Sunday was a fun day to pair beer and cheese at Westside Market East Village. For one, customer traffic was busy enough to sustain tastings all shift (it really sucks to pause with a beer half way done because it’s slowed to a crawl and find that the beer has gone flat when traffic picks up). For another the cheese people gave me two alpines, a versatile Italian cheese, and a soft ripened goat cheese to work with—all good pairing partners. Finally, the beer geeks were in the house and buying. On my first pass through the beer aisle I saw big holes in the Crooked Stave, Maine Beer Company and Evil Twin segments of the case and they just got deeper as the day wore on.
I started with one of the alpines, Affineur Walo, it’s like Gruyere but older, sweeter and earthier while retaining a solid backbone of nuttiness albeit roasted almonds rather fresh ones. I used that nutty flavor to justify pairing it with the Evil Twin Femme Fatale Kobosu, an India Pale Ale, brewed with wild yeast and Japanese citrus fruit. Yes, to quote an old Cornershop song, it was funkee with the double e at the end; the beer started grassy the segued in fairly distinct order into a burst of tropical fruit flavors, some bready notes and a strong lemony finish. I think it’s bliss in a bottle and the clientele thought so too; six of the seven bottles on the shelf sold.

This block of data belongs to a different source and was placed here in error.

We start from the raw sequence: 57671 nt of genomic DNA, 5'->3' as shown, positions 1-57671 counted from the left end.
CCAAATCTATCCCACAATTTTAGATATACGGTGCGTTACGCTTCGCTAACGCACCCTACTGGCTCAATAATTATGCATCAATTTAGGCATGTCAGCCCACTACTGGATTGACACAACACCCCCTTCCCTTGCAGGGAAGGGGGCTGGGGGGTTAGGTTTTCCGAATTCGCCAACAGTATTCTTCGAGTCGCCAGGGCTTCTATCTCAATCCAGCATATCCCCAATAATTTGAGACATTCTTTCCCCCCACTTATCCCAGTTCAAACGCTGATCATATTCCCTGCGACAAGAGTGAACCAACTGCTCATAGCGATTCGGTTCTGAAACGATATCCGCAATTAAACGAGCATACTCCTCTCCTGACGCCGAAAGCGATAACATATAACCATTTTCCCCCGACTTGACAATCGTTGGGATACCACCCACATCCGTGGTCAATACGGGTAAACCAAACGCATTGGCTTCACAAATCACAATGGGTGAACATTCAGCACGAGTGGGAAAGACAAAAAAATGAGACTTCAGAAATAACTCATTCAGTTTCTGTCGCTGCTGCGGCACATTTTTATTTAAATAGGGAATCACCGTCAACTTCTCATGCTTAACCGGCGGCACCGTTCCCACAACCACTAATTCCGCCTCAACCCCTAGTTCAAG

When the Affineur Walo ran out, we continued with the Affineur Walo Starnachas, a younger version of the same cheese with a creamier texture, and more of a fresh almond flavor. It went well with the rest of the Evil Twin, and it’s nutty notes paired well with the Mahr’s Ungespundet Hefetrub, a fanastic Bamberg Lager. I’ve really enjoyed watching people hear the word lager then respond to the distinctive vegetal notes and crisp delivery in the Mahr’s. No, Toto we’re not in Stella Artois anymore.
The cheese finished before the beer but I had a small piece of Tramonto Rosso, a northern Italian cow’s milk cheese rubbed with must from red wine production. I’d love to say that it’s rubbed in the must from Barolo production just to keep that ridiculously delicious wine in mind, but that might make the cheese a disappointment. Also I’d be lying. I have no idea what must its rubbed in, could be Sangiovese or even Dolcetto; I’m not one to look down on Italian red wines in general. The must gave the cheese a nice grape-y finish and that sweetness paired well with the savory overtones of the Mahr’s.
I finished with something called Triple Cream Goat Brie. It didn’t have the look or texture of a triple cream, but after walking around hawking cheese and beer for five and half hours, I wasn’t in a mood to quibble. It was gooey and runny and seductive—really what else mattered? I paired it with the Hof Ten Dormaal Blonde, a Belgian farmhouse ale, which is bright, yeasty and just slightly bitter in the finish. The herbal overtones of the cheese paired nicely with the beer.
After that I punched out and found myself some beer that I didn’t have to talk about.